Creating Healthy Communities

Who cares about our society’s health needs? Behavioral sciences specialists, health educators, and community health advocates promote a community’s health by assessing health needs, designing interventions to prevent disease, and using research to develop and improve health outcomes.

In the Department of Behavioral and Community Health Sciences (BCHS), our focus is on creating healthy communities. BCHS applies research on the dynamics of health behavior change to improve community health outcomes. We specialize in the prevention of disease; the promotion of health; and the development and engagement of communities, which encompasses assessment and program planning and evaluation. And we’d like you to join us.

As a degree or certificate program student, you’ll not only receive training in one of these specialty areas, you’ll get to apply that training while working with faculty members and fellow students to promote values of cultural competence, tolerance, and social justice in our local communities. Working together, we can affect real change and move toward eliminating health disparities.

Whether you’re planning a career as a health educator for a community-based program or as a research analyst in a government agency, a degree or certificate from BCHS will prepare you to work in practice, research, teaching, or training, particularly with a grassroots, nonprofit, philanthropic, or governmental organization.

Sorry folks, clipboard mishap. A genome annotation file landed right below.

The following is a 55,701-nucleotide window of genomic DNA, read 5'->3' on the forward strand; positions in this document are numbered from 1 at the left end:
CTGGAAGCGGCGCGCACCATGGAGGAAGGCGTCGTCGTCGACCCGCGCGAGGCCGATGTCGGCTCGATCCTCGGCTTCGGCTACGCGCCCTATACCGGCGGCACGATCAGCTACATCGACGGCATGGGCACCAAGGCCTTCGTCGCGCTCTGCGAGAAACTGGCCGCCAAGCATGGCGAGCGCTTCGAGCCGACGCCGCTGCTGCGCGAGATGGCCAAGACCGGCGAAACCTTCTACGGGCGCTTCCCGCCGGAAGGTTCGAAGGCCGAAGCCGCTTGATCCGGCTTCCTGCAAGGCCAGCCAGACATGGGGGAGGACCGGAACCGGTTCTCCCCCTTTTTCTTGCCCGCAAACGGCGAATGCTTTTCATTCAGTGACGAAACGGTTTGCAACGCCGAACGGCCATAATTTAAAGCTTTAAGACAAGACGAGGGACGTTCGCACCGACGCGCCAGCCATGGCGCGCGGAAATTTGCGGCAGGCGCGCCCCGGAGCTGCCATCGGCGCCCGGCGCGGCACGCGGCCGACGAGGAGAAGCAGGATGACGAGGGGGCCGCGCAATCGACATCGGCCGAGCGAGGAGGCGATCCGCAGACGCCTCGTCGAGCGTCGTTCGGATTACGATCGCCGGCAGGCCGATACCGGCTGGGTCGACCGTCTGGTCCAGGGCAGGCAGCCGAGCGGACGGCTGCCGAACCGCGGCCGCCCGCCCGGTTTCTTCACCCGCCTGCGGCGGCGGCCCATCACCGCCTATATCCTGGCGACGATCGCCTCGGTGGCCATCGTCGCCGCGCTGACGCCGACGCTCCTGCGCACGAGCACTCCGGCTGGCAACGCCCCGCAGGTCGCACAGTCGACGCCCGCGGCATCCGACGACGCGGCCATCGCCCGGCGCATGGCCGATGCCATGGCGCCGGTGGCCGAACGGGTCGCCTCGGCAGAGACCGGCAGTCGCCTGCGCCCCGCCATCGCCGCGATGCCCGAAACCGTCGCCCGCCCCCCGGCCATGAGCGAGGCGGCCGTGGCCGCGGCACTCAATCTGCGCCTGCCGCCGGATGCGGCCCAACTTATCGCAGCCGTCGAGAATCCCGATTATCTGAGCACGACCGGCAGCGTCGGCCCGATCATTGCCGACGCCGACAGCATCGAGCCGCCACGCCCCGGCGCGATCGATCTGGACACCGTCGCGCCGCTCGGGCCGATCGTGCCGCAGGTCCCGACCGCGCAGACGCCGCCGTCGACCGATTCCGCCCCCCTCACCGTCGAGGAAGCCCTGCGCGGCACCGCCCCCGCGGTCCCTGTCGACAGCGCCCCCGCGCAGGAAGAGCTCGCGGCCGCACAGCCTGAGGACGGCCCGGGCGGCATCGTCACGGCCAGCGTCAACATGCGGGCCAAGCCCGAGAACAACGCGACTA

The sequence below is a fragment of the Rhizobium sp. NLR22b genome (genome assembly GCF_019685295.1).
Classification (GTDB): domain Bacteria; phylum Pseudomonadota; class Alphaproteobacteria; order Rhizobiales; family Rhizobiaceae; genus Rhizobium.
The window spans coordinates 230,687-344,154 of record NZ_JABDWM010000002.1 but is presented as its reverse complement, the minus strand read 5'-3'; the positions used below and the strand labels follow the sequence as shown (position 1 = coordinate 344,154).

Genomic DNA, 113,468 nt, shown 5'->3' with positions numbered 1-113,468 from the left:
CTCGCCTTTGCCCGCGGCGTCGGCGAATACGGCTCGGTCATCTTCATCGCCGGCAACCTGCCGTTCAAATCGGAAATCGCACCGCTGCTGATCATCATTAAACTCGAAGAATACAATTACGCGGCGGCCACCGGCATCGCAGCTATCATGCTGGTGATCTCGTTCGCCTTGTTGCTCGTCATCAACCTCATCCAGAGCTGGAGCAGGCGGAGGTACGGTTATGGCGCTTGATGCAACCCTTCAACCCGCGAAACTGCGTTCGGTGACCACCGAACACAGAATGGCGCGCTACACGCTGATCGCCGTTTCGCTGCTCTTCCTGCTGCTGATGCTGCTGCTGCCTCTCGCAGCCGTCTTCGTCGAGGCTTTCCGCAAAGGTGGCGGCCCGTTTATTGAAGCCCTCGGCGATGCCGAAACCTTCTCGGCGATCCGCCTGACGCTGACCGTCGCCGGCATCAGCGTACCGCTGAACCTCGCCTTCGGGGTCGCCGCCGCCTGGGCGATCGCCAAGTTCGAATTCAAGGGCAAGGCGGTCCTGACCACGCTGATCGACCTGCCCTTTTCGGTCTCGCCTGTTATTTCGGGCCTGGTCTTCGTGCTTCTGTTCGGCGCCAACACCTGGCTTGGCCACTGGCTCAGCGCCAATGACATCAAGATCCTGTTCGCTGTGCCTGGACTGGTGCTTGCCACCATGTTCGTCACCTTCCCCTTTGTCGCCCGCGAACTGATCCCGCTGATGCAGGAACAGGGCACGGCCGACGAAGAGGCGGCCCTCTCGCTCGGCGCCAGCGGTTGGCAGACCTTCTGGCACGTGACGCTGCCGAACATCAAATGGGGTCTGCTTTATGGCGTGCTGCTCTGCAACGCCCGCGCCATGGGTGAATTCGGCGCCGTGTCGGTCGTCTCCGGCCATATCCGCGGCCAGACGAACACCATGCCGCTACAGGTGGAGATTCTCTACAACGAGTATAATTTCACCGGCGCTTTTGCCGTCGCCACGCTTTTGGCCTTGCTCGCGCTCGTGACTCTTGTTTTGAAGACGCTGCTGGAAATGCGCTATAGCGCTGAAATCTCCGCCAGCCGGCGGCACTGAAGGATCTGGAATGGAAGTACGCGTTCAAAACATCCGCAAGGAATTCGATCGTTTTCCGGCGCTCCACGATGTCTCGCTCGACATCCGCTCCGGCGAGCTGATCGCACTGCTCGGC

The history of BCHS can best be told through the accomplishments of our people. Learn more about our people and their legacy.


We seek to improve and promote health and equity by engaging individuals, communities, and systems through our research, teaching, and practice.

Strategic Plan

Read through the four goals within our department's strategic plan.

Our Research

Our renowned faculty is heavily involved in teaching and research in areas such as violence prevention; healthy aging; health equity; maternal and child health; evaluation science, community based participatory research and practice; HIV/AIDS; and lesbian, gay, bisexual, and transgendered (LGBT) health. There are many opportunities for you to join them in this research. The faculty also collaborate on community-based projects locally, nationally, and around the world.


We encourage you to explore our web site. Please contact our student liaison, Paul Markgraf, directly with any questions that you have about our program. We look forward to hearing from you.